Earlier this month, I got a wild hair and decided to change the name of the site to “That Reminds Me Of A Story…” In making this change, I changed the description of the site (which appears in the upper right corner of the page) to “Ask me what time it is and I’ll tell you how to build a watch.” I initially liked the change, but in the comments to that post Chris suggested that the title and description were too similar and that he preferred mashby.com as the title. I felt the same way and decided to revert back to the original title.
After the change back, I kind of missed the saying “Ask me what time it is and I’ll tell you how to build a watch.”, yet I didn’t want to lose the main description of the site “Michael Ashby’s (aka mashby) weblog regarding technology, movies, travel and other odd rants and ramblings.” That gave me the idea of adding a little chaos to the site by adding a PHP script to select random text and display it where the description is. The entry explains how I did it.
Choosing A Script
There is a PHP script that I found a few years back called “Random Image Picker” by Richard Heyes. It’s a simple little script that searches a specific file and randomly displays one line from it. Initially I used it to randomly display images for a client site. If you go to www.nysais.org and look in the upper right corner, you’ll see a random image appear. Each time you refresh, a new image is randomly selected and appears. Pretty cool huh? Well, after inspecting the script, I realized that instead of images, I could just as easily display text, so I decided to use this script. 🙂
I searched to find the script again, so that I could make it easy for you to download, but I came up with nothing. So, I’ve zipped it up, along with the random text file I used and you can download it at this link. If you don’t like this script, or if you simply want to find another one, I recommend checking out PHP Resource Index or HotScripts.com.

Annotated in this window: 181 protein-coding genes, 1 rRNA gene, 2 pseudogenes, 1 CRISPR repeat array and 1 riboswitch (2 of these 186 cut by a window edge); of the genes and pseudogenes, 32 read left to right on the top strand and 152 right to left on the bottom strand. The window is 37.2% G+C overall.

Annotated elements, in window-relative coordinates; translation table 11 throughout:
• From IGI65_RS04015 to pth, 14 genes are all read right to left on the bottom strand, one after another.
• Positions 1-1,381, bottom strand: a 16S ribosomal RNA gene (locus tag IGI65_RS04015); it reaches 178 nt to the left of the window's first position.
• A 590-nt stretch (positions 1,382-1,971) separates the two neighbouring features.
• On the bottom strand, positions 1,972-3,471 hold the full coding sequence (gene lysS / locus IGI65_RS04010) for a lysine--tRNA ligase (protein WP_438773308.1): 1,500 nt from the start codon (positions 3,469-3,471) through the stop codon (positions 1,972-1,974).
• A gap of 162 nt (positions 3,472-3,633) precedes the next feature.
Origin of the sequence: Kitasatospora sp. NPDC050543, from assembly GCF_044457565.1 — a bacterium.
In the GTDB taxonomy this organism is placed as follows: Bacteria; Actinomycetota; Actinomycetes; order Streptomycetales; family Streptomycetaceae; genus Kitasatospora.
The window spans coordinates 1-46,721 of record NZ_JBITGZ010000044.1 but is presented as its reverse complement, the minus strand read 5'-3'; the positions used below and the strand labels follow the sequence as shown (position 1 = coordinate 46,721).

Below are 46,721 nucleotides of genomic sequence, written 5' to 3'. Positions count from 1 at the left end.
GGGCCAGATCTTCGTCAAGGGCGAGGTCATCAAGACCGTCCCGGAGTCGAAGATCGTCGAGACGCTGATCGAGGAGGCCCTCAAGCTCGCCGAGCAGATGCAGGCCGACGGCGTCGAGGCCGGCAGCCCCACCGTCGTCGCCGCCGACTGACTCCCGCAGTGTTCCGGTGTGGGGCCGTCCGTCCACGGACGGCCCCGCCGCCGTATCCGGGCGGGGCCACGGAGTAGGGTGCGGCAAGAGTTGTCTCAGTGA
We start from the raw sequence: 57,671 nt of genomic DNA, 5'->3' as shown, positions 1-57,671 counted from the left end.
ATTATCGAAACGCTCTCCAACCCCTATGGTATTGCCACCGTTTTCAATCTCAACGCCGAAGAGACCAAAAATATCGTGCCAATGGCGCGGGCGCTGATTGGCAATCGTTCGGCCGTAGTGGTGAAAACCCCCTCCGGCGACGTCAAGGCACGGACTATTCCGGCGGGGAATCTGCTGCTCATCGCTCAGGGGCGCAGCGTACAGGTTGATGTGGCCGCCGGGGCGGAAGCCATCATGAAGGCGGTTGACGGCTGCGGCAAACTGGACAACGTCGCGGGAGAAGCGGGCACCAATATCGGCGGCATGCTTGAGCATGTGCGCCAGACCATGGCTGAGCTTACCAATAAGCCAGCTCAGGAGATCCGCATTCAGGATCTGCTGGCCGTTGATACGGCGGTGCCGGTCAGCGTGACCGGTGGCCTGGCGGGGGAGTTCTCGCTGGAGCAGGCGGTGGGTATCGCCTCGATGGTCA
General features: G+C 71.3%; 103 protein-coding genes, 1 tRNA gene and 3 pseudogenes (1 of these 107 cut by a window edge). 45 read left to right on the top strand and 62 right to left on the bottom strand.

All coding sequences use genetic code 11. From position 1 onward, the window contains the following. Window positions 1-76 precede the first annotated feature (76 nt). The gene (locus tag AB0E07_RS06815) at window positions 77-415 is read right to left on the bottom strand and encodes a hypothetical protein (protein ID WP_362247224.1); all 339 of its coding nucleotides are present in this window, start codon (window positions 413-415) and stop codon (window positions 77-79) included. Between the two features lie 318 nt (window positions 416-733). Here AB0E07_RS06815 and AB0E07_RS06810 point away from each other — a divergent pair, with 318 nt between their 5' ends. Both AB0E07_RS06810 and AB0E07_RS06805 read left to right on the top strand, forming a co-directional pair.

The following instructions assume that you’re using “Random Image Picker” and walk you through each step that I did to configure, install and run this script.
1. Download Random Image Picker.
3. Open the file title “random.image.PHP” in a text editor. I strongly recommend using a text editor and not FrontPage, MS Word, or any other GUI HTML editor. For Windows users, this means you should use Notepad (Start Run notepad OK).
4. On line 12, you’ll see the following:
"$filename = 'http://www.YOURDOMAIN.com/random.txt';"
change the url to your domain name. So if you’re domain name is foo.com, the line should read
[CODE]$filename = ‘http://www.foo.com/random.txt’;[CODE]
5. Save the file and close notepad.
6. Upload random.image.PHP anywhere on your web site. I’m a bit anal retentive, so I put it in a /scripts/random/ folder, but you can put it in your home directory if you like. It doesn’t matter. If you’re familiar with FTP great, if you’re not, simply log into your MT control panel and select “Upload A File”. Browse to where you saved the file and then OK. With the rest of the instructions, I’m going to assume that you uploaded the script into your root directory (http://www.foo.com/random.image.php).
7. Log into MT, choose your weblog, and select “Templates”.
8. Select “Create new index template”. Title it anything you like, but the “output file” field should be “random.txt”. In the body you’ll need to put in the stuff you want random. Look in the included random.txt that I put in the zip file to see what I used. All you have to remember is that each item should be it’s own distinct line. If you’d like to have random images instead of random text, simply put in the HTML code needed to display an image on your site. For example,
<img src="/images/foo.gif" width="150" height="150" border="0" alt="foo" />
Again, just make sure that each item is on it’s own distinct line. When you’re done select the “Save” button.
9. Now for the last step. Simply find the template that you want to place the random text in. In my case, this was a template I created called “header.html” that I include on all my templates. You might be editing your Main Index page, the choice is yours. Once you’ve opened and selected your template, all you have left to do is add an include to where you want your random text to appear. This can be done a number of ways.
If you’re using PHP, then add the following line to your template:
<?PHP include('http://www.YOURDOMAIN.com/random.image.php'); ?>
If you’re not using PHP, then you can use the following MT Template tag:
That’s all there is to it! Now you can edit your random.txt file via MT whenever you want to add or delete anything from what is randomly displayed. For example, you might want to post random quotes on your web site and as you come across more quotes, you can simply insert them in the Random Text template you created.
If you’ve found this tutorial helpful, please let me know by posting a comment to this entry. I’d love to see how you’re using this simple little script on your site.